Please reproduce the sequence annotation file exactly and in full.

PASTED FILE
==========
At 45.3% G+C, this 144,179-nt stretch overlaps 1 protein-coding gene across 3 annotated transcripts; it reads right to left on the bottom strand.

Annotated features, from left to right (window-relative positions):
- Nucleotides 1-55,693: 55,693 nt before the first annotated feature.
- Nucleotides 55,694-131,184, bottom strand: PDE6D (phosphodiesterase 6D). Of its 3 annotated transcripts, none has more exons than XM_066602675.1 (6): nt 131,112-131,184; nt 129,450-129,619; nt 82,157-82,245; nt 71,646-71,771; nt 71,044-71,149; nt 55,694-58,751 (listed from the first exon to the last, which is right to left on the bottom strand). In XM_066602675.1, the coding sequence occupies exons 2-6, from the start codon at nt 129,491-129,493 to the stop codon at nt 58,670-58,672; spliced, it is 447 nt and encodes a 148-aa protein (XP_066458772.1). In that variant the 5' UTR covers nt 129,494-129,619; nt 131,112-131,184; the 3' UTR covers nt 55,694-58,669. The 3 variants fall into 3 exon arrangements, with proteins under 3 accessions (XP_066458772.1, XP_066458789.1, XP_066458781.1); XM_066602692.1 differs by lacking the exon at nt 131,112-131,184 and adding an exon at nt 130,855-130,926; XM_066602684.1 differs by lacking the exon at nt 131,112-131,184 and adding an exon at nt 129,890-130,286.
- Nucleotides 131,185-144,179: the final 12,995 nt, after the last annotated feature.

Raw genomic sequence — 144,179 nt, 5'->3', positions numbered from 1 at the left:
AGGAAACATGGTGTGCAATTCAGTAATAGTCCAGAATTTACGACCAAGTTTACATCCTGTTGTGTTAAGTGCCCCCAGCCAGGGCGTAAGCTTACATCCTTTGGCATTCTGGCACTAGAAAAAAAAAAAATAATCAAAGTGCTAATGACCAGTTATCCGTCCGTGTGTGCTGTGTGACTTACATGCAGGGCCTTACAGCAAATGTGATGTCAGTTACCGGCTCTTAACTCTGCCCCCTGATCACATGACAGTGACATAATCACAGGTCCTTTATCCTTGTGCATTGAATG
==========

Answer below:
At 45.3% G+C, this 144,179-nt stretch overlaps 1 protein-coding gene across 3 annotated transcripts; it reads right to left on the bottom strand.

Annotated features, from left to right (window-relative positions):
- Nucleotides 1-55,693: 55,693 nt before the first annotated feature.
- Nucleotides 55,694-131,184, bottom strand: PDE6D (phosphodiesterase 6D). Of its 3 annotated transcripts, none has more exons than XM_066602675.1 (6): nt 131,112-131,184; nt 129,450-129,619; nt 82,157-82,245; nt 71,646-71,771; nt 71,044-71,149; nt 55,694-58,751 (listed from the first exon to the last, which is right to left on the bottom strand). In XM_066602675.1, the coding sequence occupies exons 2-6, from the start codon at nt 129,491-129,493 to the stop codon at nt 58,670-58,672; spliced, it is 447 nt and encodes a 148-aa protein (XP_066458772.1). In that variant the 5' UTR covers nt 129,494-129,619; nt 131,112-131,184; the 3' UTR covers nt 55,694-58,669. The 3 variants fall into 3 exon arrangements, with proteins under 3 accessions (XP_066458772.1, XP_066458789.1, XP_066458781.1); XM_066602692.1 differs by lacking the exon at nt 131,112-131,184 and adding an exon at nt 130,855-130,926; XM_066602684.1 differs by lacking the exon at nt 131,112-131,184 and adding an exon at nt 129,890-130,286.
- Nucleotides 131,185-144,179: the final 12,995 nt, after the last annotated feature.

Raw genomic sequence — 144,179 nt, 5'->3', positions numbered from 1 at the left:
AGGAAACATGGTGTGCAATTCAGTAATAGTCCAGAATTTACGACCAAGTTTACATCCTGTTGTGTTAAGTGCCCCCAGCCAGGGCGTAAGCTTACATCCTTTGGCATTCTGGCACTAGAAAAAAAAAAAATAATCAAAGTGCTAATGACCAGTTATCCGTCCGTGTGTGCTGTGTGACTTACATGCAGGGCCTTACAGCAAATGTGATGTCAGTTACCGGCTCTTAACTCTGCCCCCTGATCACATGACAGTGACATAATCACAGGTCCTTTATCCTTGTGCATTGAATG